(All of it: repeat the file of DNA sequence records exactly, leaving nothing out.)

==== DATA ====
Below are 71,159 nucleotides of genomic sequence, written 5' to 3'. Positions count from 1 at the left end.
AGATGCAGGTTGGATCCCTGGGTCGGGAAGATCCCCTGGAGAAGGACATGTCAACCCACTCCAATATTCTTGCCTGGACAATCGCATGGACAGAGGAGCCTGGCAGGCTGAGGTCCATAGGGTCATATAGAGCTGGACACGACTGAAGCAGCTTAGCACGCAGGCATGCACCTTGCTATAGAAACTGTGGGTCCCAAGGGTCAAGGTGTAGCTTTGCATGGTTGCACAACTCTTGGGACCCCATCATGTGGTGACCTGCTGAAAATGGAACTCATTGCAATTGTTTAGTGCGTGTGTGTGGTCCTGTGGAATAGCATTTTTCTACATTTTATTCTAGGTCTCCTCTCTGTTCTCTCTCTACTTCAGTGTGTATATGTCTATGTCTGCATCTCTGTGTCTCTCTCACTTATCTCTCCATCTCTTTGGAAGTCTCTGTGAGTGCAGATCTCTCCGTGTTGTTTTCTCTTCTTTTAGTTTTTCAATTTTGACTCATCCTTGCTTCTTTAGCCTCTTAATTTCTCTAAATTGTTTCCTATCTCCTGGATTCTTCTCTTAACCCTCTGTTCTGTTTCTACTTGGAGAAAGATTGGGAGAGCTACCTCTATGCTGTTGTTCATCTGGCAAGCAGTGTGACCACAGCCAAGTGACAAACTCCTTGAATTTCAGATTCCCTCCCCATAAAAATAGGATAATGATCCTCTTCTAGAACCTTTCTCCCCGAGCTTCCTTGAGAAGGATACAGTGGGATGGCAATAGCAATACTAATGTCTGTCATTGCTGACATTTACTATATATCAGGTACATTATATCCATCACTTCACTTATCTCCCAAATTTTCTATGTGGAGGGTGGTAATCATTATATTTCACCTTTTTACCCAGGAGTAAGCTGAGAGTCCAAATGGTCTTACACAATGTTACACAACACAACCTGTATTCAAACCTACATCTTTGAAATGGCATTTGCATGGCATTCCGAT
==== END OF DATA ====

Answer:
Below are 71,159 nucleotides of genomic sequence, written 5' to 3'. Positions count from 1 at the left end.
AGATGCAGGTTGGATCCCTGGGTCGGGAAGATCCCCTGGAGAAGGACATGTCAACCCACTCCAATATTCTTGCCTGGACAATCGCATGGACAGAGGAGCCTGGCAGGCTGAGGTCCATAGGGTCATATAGAGCTGGACACGACTGAAGCAGCTTAGCACGCAGGCATGCACCTTGCTATAGAAACTGTGGGTCCCAAGGGTCAAGGTGTAGCTTTGCATGGTTGCACAACTCTTGGGACCCCATCATGTGGTGACCTGCTGAAAATGGAACTCATTGCAATTGTTTAGTGCGTGTGTGTGGTCCTGTGGAATAGCATTTTTCTACATTTTATTCTAGGTCTCCTCTCTGTTCTCTCTCTACTTCAGTGTGTATATGTCTATGTCTGCATCTCTGTGTCTCTCTCACTTATCTCTCCATCTCTTTGGAAGTCTCTGTGAGTGCAGATCTCTCCGTGTTGTTTTCTCTTCTTTTAGTTTTTCAATTTTGACTCATCCTTGCTTCTTTAGCCTCTTAATTTCTCTAAATTGTTTCCTATCTCCTGGATTCTTCTCTTAACCCTCTGTTCTGTTTCTACTTGGAGAAAGATTGGGAGAGCTACCTCTATGCTGTTGTTCATCTGGCAAGCAGTGTGACCACAGCCAAGTGACAAACTCCTTGAATTTCAGATTCCCTCCCCATAAAAATAGGATAATGATCCTCTTCTAGAACCTTTCTCCCCGAGCTTCCTTGAGAAGGATACAGTGGGATGGCAATAGCAATACTAATGTCTGTCATTGCTGACATTTACTATATATCAGGTACATTATATCCATCACTTCACTTATCTCCCAAATTTTCTATGTGGAGGGTGGTAATCATTATATTTCACCTTTTTACCCAGGAGTAAGCTGAGAGTCCAAATGGTCTTACACAATGTTACACAACACAACCTGTATTCAAACCTACATCTTTGAAATGGCATTTGCATGGCATTCCGAT